Thinking differently can be difficult. Our ruts testify to our staggering preferences for the familiar. Even if they slow us down to a creeping clamber, they’re ‘our ruts,’ and we prefer what we know.
But at some point, in our crawl, some of us look up and around and ask, “Is this familiar path that I’m traveling taking me where I need to go?” Certainly, nobody should be asking this question more earnestly and more honestly than those who lead God’s people.
There is so much at stake.
Few among us believe that we are still in the “golden age” of church growth, yet many of our systems are still calibrated with methodologies designed for a previous era. We prioritize launching worship experiences which bake in the preeminent consumeristic value of excellence with the principal metric of attendance. And so, we continue to deploy courageous church planters who heroically attempt to start new churches that are predicated upon an erroneous cultural assumption of a people with ‘church-going credentials’ lurking somewhere in their community.
But here’s the big problem. This audience isn’t hiding, waiting to be discovered. In most places where churches are needed the most – they just aren’t there at all. Appealing to the warm sentiments that recalls a former Christian era misses the target completely. And worse, provoking an indigenous yearning for a more ‘gospel-centered’ version to be offered only further exacerbates the problem. Religious memory has almost completely evaporated leaving precious few of our neighbors with any cultural moorings to church. Any appeals that ignore this fact while further fragmenting the faithful remnant should not be seen as a Kingdom win.
Here is what we are all discovering:
When culture is tilted toward the church, we instinctively know what to do. We position ourselves as a preferred, or at least viable alternative. We welcome them in with a warm and sincere greeting. Hand them a nice gift bag with a quality T-shirt and a mug. Invite them to a casual meet and greet with the pastor. And get them to sign up for the new member’s class.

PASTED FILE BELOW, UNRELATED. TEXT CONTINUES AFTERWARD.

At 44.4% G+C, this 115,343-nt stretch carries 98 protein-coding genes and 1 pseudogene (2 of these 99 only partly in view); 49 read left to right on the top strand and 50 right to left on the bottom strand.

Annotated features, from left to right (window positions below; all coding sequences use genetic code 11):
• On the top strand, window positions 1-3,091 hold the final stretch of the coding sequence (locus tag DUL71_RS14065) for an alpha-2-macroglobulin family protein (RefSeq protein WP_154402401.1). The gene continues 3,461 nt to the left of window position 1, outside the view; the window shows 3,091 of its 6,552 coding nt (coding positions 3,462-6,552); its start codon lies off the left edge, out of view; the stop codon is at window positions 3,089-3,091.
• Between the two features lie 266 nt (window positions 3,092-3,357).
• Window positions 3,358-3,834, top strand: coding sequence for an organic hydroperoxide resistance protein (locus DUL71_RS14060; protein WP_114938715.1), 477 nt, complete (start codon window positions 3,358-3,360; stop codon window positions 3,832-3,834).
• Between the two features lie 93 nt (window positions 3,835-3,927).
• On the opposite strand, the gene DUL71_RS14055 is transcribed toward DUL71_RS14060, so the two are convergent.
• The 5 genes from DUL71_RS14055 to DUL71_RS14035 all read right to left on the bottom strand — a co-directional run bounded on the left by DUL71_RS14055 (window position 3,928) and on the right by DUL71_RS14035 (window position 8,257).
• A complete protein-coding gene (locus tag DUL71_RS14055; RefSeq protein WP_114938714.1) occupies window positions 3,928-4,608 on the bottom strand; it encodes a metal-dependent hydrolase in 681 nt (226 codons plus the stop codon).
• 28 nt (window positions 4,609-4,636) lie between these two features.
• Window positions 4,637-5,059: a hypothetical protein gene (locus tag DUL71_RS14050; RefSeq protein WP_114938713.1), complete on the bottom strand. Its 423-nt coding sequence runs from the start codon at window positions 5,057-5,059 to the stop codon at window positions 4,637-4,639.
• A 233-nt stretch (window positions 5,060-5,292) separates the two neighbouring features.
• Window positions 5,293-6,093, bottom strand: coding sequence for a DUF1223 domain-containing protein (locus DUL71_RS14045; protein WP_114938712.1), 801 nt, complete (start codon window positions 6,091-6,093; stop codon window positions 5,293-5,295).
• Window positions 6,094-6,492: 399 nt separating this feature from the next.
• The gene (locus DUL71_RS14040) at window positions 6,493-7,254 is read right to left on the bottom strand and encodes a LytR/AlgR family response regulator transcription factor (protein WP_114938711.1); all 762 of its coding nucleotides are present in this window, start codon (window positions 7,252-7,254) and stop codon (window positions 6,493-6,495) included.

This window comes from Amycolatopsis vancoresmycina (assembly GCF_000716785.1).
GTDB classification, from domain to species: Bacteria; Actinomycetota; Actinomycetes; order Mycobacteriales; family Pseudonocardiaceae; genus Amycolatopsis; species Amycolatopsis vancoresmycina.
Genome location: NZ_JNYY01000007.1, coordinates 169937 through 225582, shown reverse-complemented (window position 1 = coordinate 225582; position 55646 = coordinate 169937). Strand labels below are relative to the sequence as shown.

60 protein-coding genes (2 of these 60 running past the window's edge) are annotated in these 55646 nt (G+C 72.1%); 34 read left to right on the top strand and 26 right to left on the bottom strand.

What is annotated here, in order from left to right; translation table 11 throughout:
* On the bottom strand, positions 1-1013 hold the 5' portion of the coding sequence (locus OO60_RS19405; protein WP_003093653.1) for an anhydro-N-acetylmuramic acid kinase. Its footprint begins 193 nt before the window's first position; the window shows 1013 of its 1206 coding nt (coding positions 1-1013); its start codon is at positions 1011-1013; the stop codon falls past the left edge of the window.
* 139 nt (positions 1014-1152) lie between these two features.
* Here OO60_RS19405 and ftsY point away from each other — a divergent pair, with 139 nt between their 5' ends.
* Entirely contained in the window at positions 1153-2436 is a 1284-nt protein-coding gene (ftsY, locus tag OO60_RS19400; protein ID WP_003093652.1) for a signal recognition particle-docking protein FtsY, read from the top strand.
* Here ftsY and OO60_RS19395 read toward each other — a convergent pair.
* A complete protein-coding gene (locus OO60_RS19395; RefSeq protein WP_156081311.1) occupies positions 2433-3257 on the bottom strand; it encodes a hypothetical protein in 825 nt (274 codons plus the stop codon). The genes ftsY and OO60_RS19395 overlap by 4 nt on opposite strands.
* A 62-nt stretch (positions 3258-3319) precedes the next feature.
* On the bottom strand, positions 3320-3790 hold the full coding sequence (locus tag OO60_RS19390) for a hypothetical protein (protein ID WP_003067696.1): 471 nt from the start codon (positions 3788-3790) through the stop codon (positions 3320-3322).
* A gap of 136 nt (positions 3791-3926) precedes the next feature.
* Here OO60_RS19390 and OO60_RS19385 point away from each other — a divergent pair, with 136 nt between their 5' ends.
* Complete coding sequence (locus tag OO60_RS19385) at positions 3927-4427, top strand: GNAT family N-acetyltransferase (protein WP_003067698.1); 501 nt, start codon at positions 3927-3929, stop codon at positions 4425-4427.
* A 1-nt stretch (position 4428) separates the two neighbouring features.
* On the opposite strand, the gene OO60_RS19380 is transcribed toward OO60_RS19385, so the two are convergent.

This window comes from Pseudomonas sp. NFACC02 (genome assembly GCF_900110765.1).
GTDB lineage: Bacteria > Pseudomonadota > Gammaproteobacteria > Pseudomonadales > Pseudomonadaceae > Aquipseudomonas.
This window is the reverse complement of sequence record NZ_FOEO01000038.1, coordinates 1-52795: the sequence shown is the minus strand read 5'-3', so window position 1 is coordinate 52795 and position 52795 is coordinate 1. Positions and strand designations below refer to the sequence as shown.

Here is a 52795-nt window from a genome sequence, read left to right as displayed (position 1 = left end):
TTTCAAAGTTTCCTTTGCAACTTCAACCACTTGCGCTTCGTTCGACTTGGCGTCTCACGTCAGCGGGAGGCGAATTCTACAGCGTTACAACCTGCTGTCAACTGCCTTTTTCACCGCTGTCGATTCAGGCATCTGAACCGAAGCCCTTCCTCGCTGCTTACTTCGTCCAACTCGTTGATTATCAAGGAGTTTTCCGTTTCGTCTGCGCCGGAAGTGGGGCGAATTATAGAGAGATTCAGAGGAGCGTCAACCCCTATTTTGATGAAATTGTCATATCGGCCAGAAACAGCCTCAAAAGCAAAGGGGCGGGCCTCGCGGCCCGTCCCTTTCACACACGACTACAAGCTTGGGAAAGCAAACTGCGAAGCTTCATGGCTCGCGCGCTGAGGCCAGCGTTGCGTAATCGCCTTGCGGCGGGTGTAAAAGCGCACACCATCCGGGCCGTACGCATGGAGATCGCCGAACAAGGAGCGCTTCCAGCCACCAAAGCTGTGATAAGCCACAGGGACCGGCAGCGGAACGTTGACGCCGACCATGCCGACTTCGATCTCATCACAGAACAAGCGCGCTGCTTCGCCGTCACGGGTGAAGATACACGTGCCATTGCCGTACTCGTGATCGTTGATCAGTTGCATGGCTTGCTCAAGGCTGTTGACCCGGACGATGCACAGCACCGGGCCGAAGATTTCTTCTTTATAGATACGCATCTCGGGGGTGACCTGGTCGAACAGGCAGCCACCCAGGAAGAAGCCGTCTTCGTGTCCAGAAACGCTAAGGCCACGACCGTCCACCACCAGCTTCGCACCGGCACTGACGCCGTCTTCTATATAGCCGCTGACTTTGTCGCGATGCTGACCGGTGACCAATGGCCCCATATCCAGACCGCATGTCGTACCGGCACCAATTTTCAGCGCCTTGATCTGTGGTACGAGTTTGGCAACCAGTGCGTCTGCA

Its muscle memory for most of us.
But what happens when the culture is tilted away from the church? What do we do when there are only social disadvantages to our evangelical ties? What do we do when our golden era techniques no longer have an attraction?
Make no mistake, this is the current reality of our mission field.
But to that difficult question, there is some very good news. Much of the disciple-making within the majority world, and numerous immigrant and inner-city churches within North America, and the entirety of the book of Acts embodies three priorities that appear to be alien to our “golden-age” thinking – but serves as living proof to the Jesus-way of his community. But be warned, the Kingdom realignment necessary to follow their examples involves more than adopting a new program, or new language, or even a new structure. Living out these three priorities assumes a servant-spirited role of the local church within the Kingdom of God while she gives herself away by animating her very missionary nature.
- We need a different kind of church. Rather than a hyper-focus on the gathering, we must prioritize equipping people for a disciple-making movement. Disciple-making is the goal, not a hopeful byproduct of the gathering. By decreasing our focus on the gatherings as an end, we now have the margin to increase our effort to make disciples who live vibrantly sent lives. We are no longer a church of the intentionally gathered and unintentionally scattered – but of the gathered and intentionally deployed.
- We need a different kind of planter/leader/pastor. If our focus shifts to embracing the secular space with believers who winsomely model the superiority of Christ, then we need churches and church planting teams that are within relational and credible proximity of that secularity. This work happens most naturally through teams of interdependent leaders who live out their callings and unique giftings by deploying together as Co-Vocational teams. And this kind of ‘sentness’ becomes an infinitely reproducible blueprint for new believers to pattern. Budgets are redeployed from mostly internal maintenance to mostly external ministry as Kingdom funds are invested in neighbors and co-workers and precious lives on the margins.
- We need a different level of gospel collaboration. The scorecard has shifted in ways that are hard for many to get their minds around right now. Think about how foolish the question, “How many did you have?” sounds right now in this pandemic. Now we must think less about ourselves and more about the spiritual state of our communities. And to that end, we must work together with other Jesus-communities to see that everyone has a chance to see, hear, and respond to the good news invitation of Jesus Christ. In this, Jesus’ prayer in John 17 sees an answer in the ‘oneness’ of his disciples.
These three ideas form the direction where I am leading Church Planting Canada to concentrate our energies over the coming years. My hope is that together, in our 20 plus denominational network, that we can synergistically link arms across Canada in order to help our fellow Canadians discover freedom and joy in Jesus and a life transformed in his community.
Maybe these ideas, and those who already courageously embody them, and the witness of Scripture that testifies to them – should be a new path to follow.
And maybe our “golden age” was a little earlier than we remember.